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An Easy Guide To Buying Consumer Cameras

If you have the slightest technical bend or inclination to know and measure the equipment specs. stop now. You should buy a DSLR. But if you just want to buy a camera that shoots good photographs on the press of a button keep reading…

Though cameras come in a wide range and variety, there are two broad kinds – consumer cameras and professional cameras. The professional cameras are meant for the pros who make a living out of their photography work while consumer cameras have a different story.

Consumer cameras are the ones that you feel comfortable handing to your kids to shoot your portrait. They have quite some intelligence built into them (face detection, scene detection, etc) and if all you need is a colorful photograph of yours or your family or holidays or just your pet it’s time to take a look at consumer cameras. Without going into the fine details, the consumer cameras are further divided into small categories; point and shoot are the entry level cameras – losing one won’t hurt. Compacts are slightly larger and bulkier but have more functions while the prosumer cameras allow more control with more features while being bulkier of all. Depending on your budget and your requirements you’ll want to choose one. Here’s what you should look for.

  1. Image Stabilization

    One of the most common faults in everyday photographs is the blur that is introduced by the camera or the hand shake. Don’t trust on your camera holding techniques. Make sure your camera features an image stabilization technique because that’s one thing that will make a big difference to your pictures.

  2. ISO

    This is the sensitivity of the camera or the sensor. A good camera should feature a good range of ISO starting from ISO-100 to maybe ISO-800 or beyond. In a point and shoot you’ll have a night mode instead of an ISO so that you can shoot night scenes instead of fiddling with the ISO.

  3. Zoom

    Zoom is one of the favorite controls which always comes handy. When you want to take a close-up this is what you will need. Cameras rate zoom range in multiples of the original. Eg. 4x means you can zoom in four times. It is common to find cameras which have a 12x zoom good enough to shoot the large moon or a big sun during the sunset.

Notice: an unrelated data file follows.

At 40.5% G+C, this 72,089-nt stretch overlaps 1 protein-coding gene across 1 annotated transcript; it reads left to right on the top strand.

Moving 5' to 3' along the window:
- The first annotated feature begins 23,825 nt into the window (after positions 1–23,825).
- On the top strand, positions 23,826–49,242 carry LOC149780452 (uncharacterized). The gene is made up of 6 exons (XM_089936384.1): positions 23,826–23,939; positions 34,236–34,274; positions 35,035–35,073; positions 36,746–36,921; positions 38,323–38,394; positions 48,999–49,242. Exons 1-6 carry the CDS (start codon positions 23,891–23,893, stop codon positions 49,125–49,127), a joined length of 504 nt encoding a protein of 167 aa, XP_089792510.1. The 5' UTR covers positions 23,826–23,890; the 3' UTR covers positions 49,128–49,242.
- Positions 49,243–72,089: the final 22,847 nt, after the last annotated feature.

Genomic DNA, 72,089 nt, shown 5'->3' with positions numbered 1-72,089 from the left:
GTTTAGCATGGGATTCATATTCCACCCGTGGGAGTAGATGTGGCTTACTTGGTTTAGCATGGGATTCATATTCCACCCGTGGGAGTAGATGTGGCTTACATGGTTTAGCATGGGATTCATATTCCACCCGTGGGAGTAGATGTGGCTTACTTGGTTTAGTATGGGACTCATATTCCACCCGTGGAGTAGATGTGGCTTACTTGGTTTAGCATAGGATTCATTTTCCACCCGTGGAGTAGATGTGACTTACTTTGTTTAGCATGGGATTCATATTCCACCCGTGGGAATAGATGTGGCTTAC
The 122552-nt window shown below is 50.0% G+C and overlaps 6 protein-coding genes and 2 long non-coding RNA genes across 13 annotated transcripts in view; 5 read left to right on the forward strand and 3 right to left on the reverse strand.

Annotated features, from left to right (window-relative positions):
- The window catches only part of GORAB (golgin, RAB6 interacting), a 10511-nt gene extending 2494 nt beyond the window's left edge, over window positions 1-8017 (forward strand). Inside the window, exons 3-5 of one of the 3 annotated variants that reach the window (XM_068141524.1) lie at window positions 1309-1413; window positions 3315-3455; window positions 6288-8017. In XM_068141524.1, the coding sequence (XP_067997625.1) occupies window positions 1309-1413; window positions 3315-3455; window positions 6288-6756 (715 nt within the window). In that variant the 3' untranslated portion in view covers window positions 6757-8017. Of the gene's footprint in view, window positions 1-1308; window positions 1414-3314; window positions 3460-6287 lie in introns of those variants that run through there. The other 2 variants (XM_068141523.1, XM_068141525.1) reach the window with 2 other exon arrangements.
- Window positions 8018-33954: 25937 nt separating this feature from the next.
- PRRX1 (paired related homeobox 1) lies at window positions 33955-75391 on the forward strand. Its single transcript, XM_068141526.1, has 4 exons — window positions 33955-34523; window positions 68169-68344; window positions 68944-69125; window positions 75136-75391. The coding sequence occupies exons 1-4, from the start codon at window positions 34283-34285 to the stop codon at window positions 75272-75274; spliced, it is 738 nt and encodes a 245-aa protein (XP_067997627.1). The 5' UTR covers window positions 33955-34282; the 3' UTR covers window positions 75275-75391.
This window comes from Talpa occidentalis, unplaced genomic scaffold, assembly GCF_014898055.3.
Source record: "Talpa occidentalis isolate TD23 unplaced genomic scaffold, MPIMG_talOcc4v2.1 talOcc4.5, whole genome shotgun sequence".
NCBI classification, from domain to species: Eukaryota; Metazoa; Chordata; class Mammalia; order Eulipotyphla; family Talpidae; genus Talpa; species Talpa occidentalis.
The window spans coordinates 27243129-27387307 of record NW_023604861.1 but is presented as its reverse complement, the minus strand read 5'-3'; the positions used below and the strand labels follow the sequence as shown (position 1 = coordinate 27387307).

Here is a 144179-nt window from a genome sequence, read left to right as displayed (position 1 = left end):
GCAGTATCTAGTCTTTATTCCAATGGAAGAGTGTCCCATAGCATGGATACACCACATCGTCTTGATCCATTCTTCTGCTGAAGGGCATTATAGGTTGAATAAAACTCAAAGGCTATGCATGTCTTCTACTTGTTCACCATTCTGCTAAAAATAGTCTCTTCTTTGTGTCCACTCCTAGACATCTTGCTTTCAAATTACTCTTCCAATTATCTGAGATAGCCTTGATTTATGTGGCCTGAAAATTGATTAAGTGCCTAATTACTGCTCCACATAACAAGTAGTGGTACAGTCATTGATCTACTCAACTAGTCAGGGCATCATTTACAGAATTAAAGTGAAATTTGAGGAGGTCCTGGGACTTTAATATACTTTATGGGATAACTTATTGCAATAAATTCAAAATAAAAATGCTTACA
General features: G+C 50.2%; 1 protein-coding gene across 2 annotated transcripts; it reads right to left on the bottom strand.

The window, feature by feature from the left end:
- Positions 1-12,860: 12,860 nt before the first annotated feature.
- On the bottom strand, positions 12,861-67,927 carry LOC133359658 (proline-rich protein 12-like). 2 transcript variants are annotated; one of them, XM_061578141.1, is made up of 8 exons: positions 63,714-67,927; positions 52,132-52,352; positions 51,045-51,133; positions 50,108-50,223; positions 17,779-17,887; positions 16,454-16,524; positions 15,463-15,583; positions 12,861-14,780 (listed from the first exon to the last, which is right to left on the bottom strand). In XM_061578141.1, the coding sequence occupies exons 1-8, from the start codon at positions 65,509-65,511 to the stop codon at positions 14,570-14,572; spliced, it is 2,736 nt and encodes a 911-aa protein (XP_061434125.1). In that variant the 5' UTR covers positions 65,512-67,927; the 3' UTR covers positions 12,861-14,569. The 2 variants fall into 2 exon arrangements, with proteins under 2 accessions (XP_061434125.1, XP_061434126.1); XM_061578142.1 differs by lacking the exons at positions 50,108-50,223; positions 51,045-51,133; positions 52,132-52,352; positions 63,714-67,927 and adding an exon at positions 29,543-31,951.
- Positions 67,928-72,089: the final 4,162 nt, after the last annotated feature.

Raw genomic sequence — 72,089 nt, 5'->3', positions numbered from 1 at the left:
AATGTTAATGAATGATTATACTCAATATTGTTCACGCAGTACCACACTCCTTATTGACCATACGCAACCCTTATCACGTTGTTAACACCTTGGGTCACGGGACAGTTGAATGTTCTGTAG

4. Picture Transfer

    All digital cameras come with USB port so you can transfer pictures to the printer or the computer. Go a step ahead and look for WiFi and get rid of the cable.

  5. LCD Screen

    The larger the better though you should never trust the LCD screen. You’ll always be disappointed by the dirty details you’ll get to see when the picture is seen full size on the computer.

  6. Red Eye Reduction

    At night when you use the flash, it reflects back from the subjects eyes and comes out red. The final picture looks horrible. Your camera should feature red eye reduction (a common feature nowadays but do check). However, if your camera doesn’t feature one, you can always remove those scary red eyes later in the image editor. Check out the tutorial for same here.

  7. Manual Control

    This is a bit like asking for too much but it’s a good-to-have thing. If you can turn a control and take control of the shutter-speed and aperture and ISO nothing like it. Comes very hands when you have learned the basics (the day won’t be far off) and if you have these you’ll want to hold on to your camera rather than willing to dump it and buy a DSLR.

  8. Battery

    Very important – half the trips turn into disasters when your only battery runs out. Make sure it’s rechargeable or an AA size so that you can get one from the roadside. Always carry backup.

  9. Movie / Video Mode

    Just when you were convinced freezing and framing and immortalizing the sweet moments in life was a good idea that good old friend will ask you “Does your camera shoot movies?” Prepare for that day, and either ways you’ll want to record the moments when your newborn stands for the first time and takes his first stroll — doesn’t happen everyday and you don’t want to miss it.

  10. Fancy Features

    Check what else the camera can do beyond the above. New features like face detection and smile detection are getting common. You may never use them but they are good to have and brag about — you never know who asks.

What else would you like to see in your camera? I’m a DSLR user but I find a consumer camera handy for casual trips so I’m buying one. Which one do you own?

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11 comments… add one
  • John Buck Nov 1, 2011 @ 0:13

    Red-eye is more prevalent in fair-skinned, blondes in dim light, but can occur in just about anyone in the right condition. About dual flash: one great thing about compact flash cameras vs DSLRs is the handy “Night Portrait” scene mode. It works perfectly in pitch black scenes where you want to light the subject but also expose the background light, such as a lit castle.
    It has never failed me and I cannot reproduce this easily with my Canon 5D Mark II.

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